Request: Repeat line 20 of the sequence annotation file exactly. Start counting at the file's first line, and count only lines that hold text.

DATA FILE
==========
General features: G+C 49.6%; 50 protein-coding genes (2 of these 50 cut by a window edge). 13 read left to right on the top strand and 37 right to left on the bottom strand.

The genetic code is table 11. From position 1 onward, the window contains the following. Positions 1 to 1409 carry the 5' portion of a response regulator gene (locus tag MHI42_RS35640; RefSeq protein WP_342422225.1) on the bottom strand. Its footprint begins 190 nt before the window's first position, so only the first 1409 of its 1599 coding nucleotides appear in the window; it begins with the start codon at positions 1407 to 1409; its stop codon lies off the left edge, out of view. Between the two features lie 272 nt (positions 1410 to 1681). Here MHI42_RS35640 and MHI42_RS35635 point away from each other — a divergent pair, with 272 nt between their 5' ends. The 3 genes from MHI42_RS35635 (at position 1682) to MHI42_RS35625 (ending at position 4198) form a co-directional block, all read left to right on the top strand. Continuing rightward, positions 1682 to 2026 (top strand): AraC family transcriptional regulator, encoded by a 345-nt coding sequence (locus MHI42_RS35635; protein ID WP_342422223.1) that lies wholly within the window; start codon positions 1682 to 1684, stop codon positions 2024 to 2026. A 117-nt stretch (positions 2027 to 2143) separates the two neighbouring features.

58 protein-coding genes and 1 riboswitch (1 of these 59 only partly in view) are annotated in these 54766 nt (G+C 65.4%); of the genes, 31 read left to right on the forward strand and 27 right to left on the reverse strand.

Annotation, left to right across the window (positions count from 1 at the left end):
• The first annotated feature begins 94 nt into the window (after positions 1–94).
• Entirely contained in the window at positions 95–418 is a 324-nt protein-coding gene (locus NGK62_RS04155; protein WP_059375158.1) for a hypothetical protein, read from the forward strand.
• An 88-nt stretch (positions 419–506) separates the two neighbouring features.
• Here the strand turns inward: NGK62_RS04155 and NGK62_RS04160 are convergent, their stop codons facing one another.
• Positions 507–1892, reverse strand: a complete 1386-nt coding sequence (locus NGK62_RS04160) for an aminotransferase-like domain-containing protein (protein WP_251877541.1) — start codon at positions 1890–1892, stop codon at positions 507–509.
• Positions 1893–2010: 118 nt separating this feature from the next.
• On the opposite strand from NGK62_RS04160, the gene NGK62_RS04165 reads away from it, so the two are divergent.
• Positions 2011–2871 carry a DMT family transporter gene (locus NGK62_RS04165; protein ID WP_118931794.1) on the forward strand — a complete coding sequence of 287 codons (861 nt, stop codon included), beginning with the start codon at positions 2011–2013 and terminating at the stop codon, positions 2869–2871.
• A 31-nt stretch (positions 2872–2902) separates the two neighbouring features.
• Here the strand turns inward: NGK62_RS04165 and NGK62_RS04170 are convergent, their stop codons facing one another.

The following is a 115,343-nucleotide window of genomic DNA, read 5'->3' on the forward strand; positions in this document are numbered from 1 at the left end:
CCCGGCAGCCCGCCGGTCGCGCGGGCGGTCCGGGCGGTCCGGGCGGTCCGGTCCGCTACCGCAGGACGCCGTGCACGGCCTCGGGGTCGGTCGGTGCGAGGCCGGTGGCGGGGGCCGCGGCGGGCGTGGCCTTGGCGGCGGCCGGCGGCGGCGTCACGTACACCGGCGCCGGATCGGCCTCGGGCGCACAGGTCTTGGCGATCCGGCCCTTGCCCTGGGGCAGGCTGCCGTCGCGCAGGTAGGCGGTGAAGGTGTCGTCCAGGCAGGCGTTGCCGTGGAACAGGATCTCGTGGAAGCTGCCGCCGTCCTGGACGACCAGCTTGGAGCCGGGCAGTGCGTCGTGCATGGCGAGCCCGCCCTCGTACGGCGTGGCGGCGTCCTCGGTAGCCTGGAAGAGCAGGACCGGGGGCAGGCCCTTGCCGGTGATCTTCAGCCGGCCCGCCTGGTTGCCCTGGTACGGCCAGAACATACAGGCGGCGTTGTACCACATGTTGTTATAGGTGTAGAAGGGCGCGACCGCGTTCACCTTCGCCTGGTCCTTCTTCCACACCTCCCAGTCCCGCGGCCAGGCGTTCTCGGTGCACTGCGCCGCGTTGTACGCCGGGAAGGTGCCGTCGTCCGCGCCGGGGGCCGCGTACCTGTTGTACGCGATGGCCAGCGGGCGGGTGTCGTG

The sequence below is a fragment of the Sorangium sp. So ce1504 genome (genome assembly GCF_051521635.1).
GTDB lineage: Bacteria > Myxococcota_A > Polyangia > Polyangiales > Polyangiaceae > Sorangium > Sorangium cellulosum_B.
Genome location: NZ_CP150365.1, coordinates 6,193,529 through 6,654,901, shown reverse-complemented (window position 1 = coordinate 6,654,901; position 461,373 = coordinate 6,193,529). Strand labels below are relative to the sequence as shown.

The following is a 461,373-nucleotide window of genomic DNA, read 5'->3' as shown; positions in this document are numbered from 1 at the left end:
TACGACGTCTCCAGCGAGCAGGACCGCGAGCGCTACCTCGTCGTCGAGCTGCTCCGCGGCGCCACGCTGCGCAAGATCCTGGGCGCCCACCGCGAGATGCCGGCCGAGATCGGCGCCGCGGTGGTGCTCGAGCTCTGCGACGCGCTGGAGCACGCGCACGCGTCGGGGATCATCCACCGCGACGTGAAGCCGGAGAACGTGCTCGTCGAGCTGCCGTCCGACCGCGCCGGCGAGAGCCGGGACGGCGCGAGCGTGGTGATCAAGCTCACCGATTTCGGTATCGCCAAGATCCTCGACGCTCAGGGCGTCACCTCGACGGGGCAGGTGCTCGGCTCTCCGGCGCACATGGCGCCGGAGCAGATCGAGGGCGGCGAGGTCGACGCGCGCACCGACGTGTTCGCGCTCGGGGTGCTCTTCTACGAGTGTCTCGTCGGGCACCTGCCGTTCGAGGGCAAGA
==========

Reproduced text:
The following is a 461,373-nucleotide window of genomic DNA, read 5'->3' as shown; positions in this document are numbered from 1 at the left end: